Registered Retirement Savings Plans have been around since 1957, allowing investors to sav for their retirement while providing a shelter on tax.
One of the most significant legislation overhauls to RRSP legislation was in 1991 with the carry forward provision. Now investors no longer have to make a “use it or lose it” decision.
The provision allowed unused RRSP contribution limits after 1990 to be carried forward. The RRSP deduction limit is included on your Notice of Assessment that Canada Renue Agency sends after you file an income tax return.
Your RRSP deduction limit may be carried forward indefinitely. This is an important component for everyone to note, considering most people have incomes that increase over time.
Consider Mr. Samson, who is 25 years old and has been a professional student for much of his life. He decided in 2006 to start working and earned $40,000. In 2007, Mr. Samson’s RRSP deduction limit is $7,200 ($40,000 x 18 per cent). Mr. Samson feels that he will be making a larger salary soon and would rather dedicate his current year earnings to paying off his student loans. He does not lose the $7,200 RRSP deduction limit. Every year that he does not contribute to an RRSP he will be accumulating a greater deduction limit to be used in the future. If his income increases then he may save more in taxes by delaying his RRSP contribution.
Marketing by financial institutions may be one reason people rush out and make last minute contributions. It may also be recent news question whether Canada Pension Plan and Old Age Security will exist when they retire. Or perhaps it is some internal fear of having enough to live on at retirement that pressures so many into making RRSP mistakes.
Check your Notice of Assessment and your deduction limit before you make any contributions. You should understand what each line represents. If you are a member of a defined benefit plan then your statement will have pension adjustments. If you are a member of a defined contribution plan you should factor in contributions made through work.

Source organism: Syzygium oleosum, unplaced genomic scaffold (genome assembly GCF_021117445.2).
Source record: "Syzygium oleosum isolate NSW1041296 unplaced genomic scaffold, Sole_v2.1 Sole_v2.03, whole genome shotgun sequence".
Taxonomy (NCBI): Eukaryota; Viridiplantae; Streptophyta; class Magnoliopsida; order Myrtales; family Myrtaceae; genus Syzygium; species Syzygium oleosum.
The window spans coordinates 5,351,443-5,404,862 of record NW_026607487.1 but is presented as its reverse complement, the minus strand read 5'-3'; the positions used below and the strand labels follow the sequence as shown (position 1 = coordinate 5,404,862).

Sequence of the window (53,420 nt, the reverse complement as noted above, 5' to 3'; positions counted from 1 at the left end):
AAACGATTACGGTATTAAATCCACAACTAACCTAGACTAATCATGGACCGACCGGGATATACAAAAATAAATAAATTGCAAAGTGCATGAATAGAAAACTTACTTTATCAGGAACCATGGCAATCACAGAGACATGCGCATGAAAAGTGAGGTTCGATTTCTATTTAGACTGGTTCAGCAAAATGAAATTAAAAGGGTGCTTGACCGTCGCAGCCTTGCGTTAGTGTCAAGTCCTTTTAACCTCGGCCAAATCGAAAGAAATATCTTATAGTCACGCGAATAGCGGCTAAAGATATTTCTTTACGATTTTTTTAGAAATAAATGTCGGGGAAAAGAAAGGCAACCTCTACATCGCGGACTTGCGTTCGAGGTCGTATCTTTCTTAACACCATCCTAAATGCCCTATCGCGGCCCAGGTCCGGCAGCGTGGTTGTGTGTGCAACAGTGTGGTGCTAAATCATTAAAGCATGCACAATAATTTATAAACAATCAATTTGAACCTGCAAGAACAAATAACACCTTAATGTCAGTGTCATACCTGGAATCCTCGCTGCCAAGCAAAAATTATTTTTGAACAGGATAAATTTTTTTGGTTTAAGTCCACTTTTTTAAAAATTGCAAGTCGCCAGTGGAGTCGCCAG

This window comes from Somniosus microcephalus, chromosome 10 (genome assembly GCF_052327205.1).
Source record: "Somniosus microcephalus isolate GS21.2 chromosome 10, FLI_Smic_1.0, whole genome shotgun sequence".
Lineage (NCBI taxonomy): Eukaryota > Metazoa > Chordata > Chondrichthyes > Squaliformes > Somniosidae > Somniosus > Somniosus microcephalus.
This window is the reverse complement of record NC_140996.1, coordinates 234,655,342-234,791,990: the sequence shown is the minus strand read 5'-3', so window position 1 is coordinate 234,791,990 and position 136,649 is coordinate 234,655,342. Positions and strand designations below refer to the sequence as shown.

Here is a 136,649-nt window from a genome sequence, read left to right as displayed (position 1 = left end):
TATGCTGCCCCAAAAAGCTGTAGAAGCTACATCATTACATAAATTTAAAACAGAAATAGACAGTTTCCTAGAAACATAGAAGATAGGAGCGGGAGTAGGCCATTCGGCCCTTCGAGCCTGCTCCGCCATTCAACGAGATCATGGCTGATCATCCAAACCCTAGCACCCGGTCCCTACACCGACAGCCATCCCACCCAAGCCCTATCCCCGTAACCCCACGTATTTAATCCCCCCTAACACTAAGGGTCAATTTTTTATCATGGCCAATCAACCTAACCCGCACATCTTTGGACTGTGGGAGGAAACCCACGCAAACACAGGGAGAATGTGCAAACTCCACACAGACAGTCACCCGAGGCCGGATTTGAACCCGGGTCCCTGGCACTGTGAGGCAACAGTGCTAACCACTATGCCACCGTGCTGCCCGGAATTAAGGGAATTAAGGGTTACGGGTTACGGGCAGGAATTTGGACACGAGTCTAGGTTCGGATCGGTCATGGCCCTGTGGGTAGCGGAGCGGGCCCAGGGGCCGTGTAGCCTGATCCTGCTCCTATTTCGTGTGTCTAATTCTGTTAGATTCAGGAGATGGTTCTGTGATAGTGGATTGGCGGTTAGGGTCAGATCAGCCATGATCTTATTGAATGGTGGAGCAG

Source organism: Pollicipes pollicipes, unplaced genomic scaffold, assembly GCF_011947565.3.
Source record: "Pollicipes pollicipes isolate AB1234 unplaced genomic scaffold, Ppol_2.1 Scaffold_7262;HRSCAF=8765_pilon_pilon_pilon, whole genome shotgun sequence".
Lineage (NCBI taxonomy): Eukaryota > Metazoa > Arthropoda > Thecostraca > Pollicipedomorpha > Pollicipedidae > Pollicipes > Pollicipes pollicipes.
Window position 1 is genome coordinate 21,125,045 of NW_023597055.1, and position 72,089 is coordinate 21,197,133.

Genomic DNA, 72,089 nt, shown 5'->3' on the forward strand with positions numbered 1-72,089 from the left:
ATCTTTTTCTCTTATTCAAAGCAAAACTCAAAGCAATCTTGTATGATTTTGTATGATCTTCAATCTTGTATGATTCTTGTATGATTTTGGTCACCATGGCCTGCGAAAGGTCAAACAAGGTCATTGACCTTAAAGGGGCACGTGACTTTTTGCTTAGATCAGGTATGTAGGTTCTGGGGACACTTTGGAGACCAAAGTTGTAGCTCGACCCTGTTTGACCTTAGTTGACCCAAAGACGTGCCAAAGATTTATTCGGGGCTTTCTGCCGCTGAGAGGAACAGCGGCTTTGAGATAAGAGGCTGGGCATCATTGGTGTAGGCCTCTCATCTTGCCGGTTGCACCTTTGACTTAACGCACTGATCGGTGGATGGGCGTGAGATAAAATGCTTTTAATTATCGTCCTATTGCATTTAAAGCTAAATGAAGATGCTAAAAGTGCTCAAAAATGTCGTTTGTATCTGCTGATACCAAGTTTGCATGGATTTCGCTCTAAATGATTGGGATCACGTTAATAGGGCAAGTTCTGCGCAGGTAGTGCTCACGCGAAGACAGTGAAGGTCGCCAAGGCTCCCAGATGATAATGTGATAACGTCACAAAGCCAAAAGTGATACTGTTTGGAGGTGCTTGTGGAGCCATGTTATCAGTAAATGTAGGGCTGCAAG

The sum of both of these contributions should be factored in prior to making any additional RRSP contributions. Care should be taken to ensure that you do not contribute over your deduction limit. Canada Revenue Agency provides a buffer of $2,000 before an excess contribution is subject to tax.
Here’s another illustration to make the point:
For nearly 20 years Mr. Phillip has focused his after tax savings to paying down his mortgage. At 50, he is proud that he is mortgage free. Mr. Phillip has managed to accumulate approximately $97,200 of RRSP deduction limit. Now that he is mortgage free he would like to accelerate his retirement savings but does not know where to begin. Mr. Phillips annual income is $85,000 and he has been dedicating approximately $1,500 a month towards mortgage payments. Annually Mr. Phillip’s RRSP contribution room is increasing by approximately $15,300 (18 per cent x $85,000). We discussed with Mr. Phillips that since he no longer has to make monthly mortgage payments, he should consider making monthly pre-authorized contributions to his RRSP. We mapped out a plan that he could contribute $1,950 monthly to his RRSP, claim the amount as a deduction and save taxes. The net amount would likely be close to his previous monthly mortgage payment of $1,500. Best of all, by age 61, Mr. Phillip should have caught up and fully utilized his RRSP deduction limit.
Time has an amazing way of compounding investment returns. Investors who begin contributing early to their RRSP are more likely to be financially prepared for their retirement years. The sooner people begin investing; the longer the savings will be able to grow on a tax sheltered basis. Tax deferred compounding over a larger number of years should naturally result in a greater accumulation of funds. One benefit to waiting later in the year to contribute is the greater certainty you will have regarding your income levels and your actual deduction limit.
If a person pulls funds out of an RRSP, they do not recover the deduction limit. This amount is lost. Clearly understanding that your RRSP deduction limit will not vanish if not used should ease some financial pressures.
An RRSP should generally be set up to fund your retirement and involves a long-term discipline. If you feel that you will likely have to make a withdrawal then you should consider waiting until you are confident that the funds are committed until retirement. We would rather see someone miss out on a little bit of time to ensure they are not making the mistakes that some people make.